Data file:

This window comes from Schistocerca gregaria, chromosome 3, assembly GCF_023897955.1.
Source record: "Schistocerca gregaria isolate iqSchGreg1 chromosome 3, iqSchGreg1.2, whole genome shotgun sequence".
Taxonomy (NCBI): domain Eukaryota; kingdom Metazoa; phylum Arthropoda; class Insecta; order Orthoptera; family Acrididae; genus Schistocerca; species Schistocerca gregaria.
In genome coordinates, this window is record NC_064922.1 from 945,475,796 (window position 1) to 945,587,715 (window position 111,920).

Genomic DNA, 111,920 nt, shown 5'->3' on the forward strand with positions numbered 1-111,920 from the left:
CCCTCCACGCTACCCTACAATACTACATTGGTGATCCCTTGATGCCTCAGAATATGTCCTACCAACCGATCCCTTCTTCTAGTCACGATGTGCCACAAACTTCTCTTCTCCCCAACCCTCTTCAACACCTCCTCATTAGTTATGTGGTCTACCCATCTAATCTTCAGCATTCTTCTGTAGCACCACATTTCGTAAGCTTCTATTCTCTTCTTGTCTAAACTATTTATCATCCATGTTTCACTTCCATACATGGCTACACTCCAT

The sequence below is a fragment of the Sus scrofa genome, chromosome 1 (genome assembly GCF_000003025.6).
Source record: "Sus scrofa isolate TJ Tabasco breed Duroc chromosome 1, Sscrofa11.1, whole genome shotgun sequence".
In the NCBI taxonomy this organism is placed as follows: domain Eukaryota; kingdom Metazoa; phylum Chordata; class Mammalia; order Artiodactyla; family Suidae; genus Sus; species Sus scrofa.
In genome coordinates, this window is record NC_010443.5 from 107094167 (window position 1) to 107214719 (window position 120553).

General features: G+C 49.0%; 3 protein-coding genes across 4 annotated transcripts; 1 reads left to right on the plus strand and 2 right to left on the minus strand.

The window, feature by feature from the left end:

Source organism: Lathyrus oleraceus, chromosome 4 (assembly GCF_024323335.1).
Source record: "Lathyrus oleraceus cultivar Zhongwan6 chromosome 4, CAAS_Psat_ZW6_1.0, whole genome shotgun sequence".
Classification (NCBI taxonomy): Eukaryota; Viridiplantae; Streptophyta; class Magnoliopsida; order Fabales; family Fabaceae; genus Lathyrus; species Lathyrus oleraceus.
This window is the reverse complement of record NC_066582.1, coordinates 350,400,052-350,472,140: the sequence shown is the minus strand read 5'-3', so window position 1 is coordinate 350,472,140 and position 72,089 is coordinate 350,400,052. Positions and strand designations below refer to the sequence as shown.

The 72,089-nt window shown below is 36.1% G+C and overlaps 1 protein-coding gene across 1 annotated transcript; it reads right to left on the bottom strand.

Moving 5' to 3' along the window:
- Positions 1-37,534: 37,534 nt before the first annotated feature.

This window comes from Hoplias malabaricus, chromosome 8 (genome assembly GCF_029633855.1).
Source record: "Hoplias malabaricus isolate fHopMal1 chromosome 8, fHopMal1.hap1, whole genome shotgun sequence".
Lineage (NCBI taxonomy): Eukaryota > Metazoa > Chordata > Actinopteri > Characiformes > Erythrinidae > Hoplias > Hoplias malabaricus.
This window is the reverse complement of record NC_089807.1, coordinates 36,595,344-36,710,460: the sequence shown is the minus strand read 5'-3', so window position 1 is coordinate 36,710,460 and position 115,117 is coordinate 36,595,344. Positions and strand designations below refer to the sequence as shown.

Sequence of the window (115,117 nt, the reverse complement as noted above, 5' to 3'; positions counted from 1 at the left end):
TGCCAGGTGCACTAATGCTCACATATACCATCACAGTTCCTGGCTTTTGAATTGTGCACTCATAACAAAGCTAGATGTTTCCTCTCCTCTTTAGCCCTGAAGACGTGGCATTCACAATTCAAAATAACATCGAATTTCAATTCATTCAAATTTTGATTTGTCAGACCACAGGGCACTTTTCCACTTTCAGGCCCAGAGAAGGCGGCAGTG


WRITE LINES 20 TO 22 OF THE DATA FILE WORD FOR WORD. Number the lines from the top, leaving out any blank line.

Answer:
This window comes from Hoplias malabaricus, chromosome 8 (genome assembly GCF_029633855.1).
Source record: "Hoplias malabaricus isolate fHopMal1 chromosome 8, fHopMal1.hap1, whole genome shotgun sequence".
Lineage (NCBI taxonomy): Eukaryota > Metazoa > Chordata > Actinopteri > Characiformes > Erythrinidae > Hoplias > Hoplias malabaricus.